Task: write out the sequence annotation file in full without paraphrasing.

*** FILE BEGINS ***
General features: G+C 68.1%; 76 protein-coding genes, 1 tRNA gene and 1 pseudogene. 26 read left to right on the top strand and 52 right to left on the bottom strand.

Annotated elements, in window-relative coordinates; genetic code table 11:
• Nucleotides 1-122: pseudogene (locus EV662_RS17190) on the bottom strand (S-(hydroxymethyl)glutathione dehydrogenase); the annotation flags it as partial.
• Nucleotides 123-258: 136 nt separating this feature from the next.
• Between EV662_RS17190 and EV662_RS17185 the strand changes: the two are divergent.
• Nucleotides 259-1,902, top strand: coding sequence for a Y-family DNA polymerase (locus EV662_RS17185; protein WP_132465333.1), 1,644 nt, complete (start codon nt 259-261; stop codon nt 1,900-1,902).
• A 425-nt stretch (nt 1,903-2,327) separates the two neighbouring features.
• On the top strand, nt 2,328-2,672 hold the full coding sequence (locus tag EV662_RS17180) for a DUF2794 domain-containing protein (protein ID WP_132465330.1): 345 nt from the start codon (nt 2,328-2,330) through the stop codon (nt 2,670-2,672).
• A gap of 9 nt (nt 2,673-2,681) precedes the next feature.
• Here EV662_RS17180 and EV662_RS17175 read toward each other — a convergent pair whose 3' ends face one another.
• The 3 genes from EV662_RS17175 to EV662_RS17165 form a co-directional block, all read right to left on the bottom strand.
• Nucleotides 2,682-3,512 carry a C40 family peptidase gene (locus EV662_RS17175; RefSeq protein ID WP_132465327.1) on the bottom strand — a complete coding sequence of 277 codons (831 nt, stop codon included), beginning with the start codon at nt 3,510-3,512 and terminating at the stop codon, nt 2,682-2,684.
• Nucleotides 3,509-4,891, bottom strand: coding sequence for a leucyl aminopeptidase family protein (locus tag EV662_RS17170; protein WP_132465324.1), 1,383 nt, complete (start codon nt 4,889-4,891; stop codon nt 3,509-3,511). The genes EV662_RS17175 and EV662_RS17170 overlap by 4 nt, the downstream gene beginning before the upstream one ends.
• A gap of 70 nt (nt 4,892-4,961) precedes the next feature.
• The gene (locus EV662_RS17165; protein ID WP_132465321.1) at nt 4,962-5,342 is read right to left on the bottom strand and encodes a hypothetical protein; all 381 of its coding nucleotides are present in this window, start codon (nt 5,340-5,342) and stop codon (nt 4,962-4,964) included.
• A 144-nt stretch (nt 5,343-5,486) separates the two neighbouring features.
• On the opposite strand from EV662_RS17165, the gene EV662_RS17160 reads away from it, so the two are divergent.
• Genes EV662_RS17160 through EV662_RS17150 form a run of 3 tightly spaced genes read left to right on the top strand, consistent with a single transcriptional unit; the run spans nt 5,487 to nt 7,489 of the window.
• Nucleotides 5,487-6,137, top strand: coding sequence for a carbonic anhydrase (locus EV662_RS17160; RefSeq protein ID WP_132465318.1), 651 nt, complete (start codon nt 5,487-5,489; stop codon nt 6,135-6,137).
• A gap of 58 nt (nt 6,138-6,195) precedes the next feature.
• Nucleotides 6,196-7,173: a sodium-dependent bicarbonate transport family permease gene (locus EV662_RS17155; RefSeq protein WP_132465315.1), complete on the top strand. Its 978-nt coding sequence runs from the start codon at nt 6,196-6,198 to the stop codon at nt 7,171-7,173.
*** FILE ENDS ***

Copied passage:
General features: G+C 68.1%; 76 protein-coding genes, 1 tRNA gene and 1 pseudogene. 26 read left to right on the top strand and 52 right to left on the bottom strand.

Annotated elements, in window-relative coordinates; genetic code table 11:
• Nucleotides 1-122: pseudogene (locus EV662_RS17190) on the bottom strand (S-(hydroxymethyl)glutathione dehydrogenase); the annotation flags it as partial.
• Nucleotides 123-258: 136 nt separating this feature from the next.
• Between EV662_RS17190 and EV662_RS17185 the strand changes: the two are divergent.
• Nucleotides 259-1,902, top strand: coding sequence for a Y-family DNA polymerase (locus EV662_RS17185; protein WP_132465333.1), 1,644 nt, complete (start codon nt 259-261; stop codon nt 1,900-1,902).
• A 425-nt stretch (nt 1,903-2,327) separates the two neighbouring features.
• On the top strand, nt 2,328-2,672 hold the full coding sequence (locus tag EV662_RS17180) for a DUF2794 domain-containing protein (protein ID WP_132465330.1): 345 nt from the start codon (nt 2,328-2,330) through the stop codon (nt 2,670-2,672).
• A gap of 9 nt (nt 2,673-2,681) precedes the next feature.
• Here EV662_RS17180 and EV662_RS17175 read toward each other — a convergent pair whose 3' ends face one another.
• The 3 genes from EV662_RS17175 to EV662_RS17165 form a co-directional block, all read right to left on the bottom strand.
• Nucleotides 2,682-3,512 carry a C40 family peptidase gene (locus EV662_RS17175; RefSeq protein ID WP_132465327.1) on the bottom strand — a complete coding sequence of 277 codons (831 nt, stop codon included), beginning with the start codon at nt 3,510-3,512 and terminating at the stop codon, nt 2,682-2,684.
• Nucleotides 3,509-4,891, bottom strand: coding sequence for a leucyl aminopeptidase family protein (locus tag EV662_RS17170; protein WP_132465324.1), 1,383 nt, complete (start codon nt 4,889-4,891; stop codon nt 3,509-3,511). The genes EV662_RS17175 and EV662_RS17170 overlap by 4 nt, the downstream gene beginning before the upstream one ends.
• A gap of 70 nt (nt 4,892-4,961) precedes the next feature.
• The gene (locus EV662_RS17165; protein ID WP_132465321.1) at nt 4,962-5,342 is read right to left on the bottom strand and encodes a hypothetical protein; all 381 of its coding nucleotides are present in this window, start codon (nt 5,340-5,342) and stop codon (nt 4,962-4,964) included.
• A 144-nt stretch (nt 5,343-5,486) separates the two neighbouring features.
• On the opposite strand from EV662_RS17165, the gene EV662_RS17160 reads away from it, so the two are divergent.
• Genes EV662_RS17160 through EV662_RS17150 form a run of 3 tightly spaced genes read left to right on the top strand, consistent with a single transcriptional unit; the run spans nt 5,487 to nt 7,489 of the window.
• Nucleotides 5,487-6,137, top strand: coding sequence for a carbonic anhydrase (locus EV662_RS17160; RefSeq protein ID WP_132465318.1), 651 nt, complete (start codon nt 5,487-5,489; stop codon nt 6,135-6,137).
• A gap of 58 nt (nt 6,138-6,195) precedes the next feature.
• Nucleotides 6,196-7,173: a sodium-dependent bicarbonate transport family permease gene (locus EV662_RS17155; RefSeq protein WP_132465315.1), complete on the top strand. Its 978-nt coding sequence runs from the start codon at nt 6,196-6,198 to the stop codon at nt 7,171-7,173.